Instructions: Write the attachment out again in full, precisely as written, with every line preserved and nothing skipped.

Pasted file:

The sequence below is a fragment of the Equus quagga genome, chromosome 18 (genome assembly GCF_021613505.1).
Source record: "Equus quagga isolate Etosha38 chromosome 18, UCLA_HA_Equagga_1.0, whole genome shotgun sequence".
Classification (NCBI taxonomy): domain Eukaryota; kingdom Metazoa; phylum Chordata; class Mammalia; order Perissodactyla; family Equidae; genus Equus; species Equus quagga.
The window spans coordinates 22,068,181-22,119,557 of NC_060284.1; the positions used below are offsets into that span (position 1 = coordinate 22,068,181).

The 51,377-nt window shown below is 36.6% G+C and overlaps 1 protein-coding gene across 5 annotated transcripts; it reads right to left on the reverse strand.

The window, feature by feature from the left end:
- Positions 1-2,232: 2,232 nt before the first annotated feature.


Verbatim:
The sequence below is a fragment of the Equus quagga genome, chromosome 18 (genome assembly GCF_021613505.1).
Source record: "Equus quagga isolate Etosha38 chromosome 18, UCLA_HA_Equagga_1.0, whole genome shotgun sequence".
Classification (NCBI taxonomy): domain Eukaryota; kingdom Metazoa; phylum Chordata; class Mammalia; order Perissodactyla; family Equidae; genus Equus; species Equus quagga.
The window spans coordinates 22,068,181-22,119,557 of NC_060284.1; the positions used below are offsets into that span (position 1 = coordinate 22,068,181).

The 51,377-nt window shown below is 36.6% G+C and overlaps 1 protein-coding gene across 5 annotated transcripts; it reads right to left on the reverse strand.

The window, feature by feature from the left end:
- Positions 1-2,232: 2,232 nt before the first annotated feature.